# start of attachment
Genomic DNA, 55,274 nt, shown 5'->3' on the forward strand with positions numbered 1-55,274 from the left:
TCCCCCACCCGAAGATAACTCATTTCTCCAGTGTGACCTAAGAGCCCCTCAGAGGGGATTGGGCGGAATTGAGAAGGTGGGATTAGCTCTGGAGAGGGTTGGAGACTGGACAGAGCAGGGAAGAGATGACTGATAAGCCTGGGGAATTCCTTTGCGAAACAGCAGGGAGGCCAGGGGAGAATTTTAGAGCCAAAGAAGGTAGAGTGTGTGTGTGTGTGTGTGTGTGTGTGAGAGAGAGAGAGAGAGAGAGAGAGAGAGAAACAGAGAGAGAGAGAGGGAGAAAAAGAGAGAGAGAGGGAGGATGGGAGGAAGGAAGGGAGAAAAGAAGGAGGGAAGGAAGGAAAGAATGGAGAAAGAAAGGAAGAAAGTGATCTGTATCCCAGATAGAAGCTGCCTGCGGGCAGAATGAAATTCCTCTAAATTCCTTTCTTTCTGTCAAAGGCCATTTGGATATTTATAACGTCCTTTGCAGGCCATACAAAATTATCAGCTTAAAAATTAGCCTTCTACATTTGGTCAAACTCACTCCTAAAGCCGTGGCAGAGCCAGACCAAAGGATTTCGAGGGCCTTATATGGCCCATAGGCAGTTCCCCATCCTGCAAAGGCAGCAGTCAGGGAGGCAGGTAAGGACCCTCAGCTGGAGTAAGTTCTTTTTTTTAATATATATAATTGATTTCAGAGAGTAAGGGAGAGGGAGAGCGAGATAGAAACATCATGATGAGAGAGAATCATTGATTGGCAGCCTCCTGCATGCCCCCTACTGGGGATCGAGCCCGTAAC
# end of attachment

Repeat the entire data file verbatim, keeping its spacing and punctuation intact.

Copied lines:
Genomic DNA, 55,274 nt, shown 5'->3' on the forward strand with positions numbered 1-55,274 from the left:
TCCCCCACCCGAAGATAACTCATTTCTCCAGTGTGACCTAAGAGCCCCTCAGAGGGGATTGGGCGGAATTGAGAAGGTGGGATTAGCTCTGGAGAGGGTTGGAGACTGGACAGAGCAGGGAAGAGATGACTGATAAGCCTGGGGAATTCCTTTGCGAAACAGCAGGGAGGCCAGGGGAGAATTTTAGAGCCAAAGAAGGTAGAGTGTGTGTGTGTGTGTGTGTGTGTGTGAGAGAGAGAGAGAGAGAGAGAGAGAGAGAAACAGAGAGAGAGAGAGGGAGAAAAAGAGAGAGAGAGGGAGGATGGGAGGAAGGAAGGGAGAAAAGAAGGAGGGAAGGAAGGAAAGAATGGAGAAAGAAAGGAAGAAAGTGATCTGTATCCCAGATAGAAGCTGCCTGCGGGCAGAATGAAATTCCTCTAAATTCCTTTCTTTCTGTCAAAGGCCATTTGGATATTTATAACGTCCTTTGCAGGCCATACAAAATTATCAGCTTAAAAATTAGCCTTCTACATTTGGTCAAACTCACTCCTAAAGCCGTGGCAGAGCCAGACCAAAGGATTTCGAGGGCCTTATATGGCCCATAGGCAGTTCCCCATCCTGCAAAGGCAGCAGTCAGGGAGGCAGGTAAGGACCCTCAGCTGGAGTAAGTTCTTTTTTTTAATATATATAATTGATTTCAGAGAGTAAGGGAGAGGGAGAGCGAGATAGAAACATCATGATGAGAGAGAATCATTGATTGGCAGCCTCCTGCATGCCCCCTACTGGGGATCGAGCCCGTAAC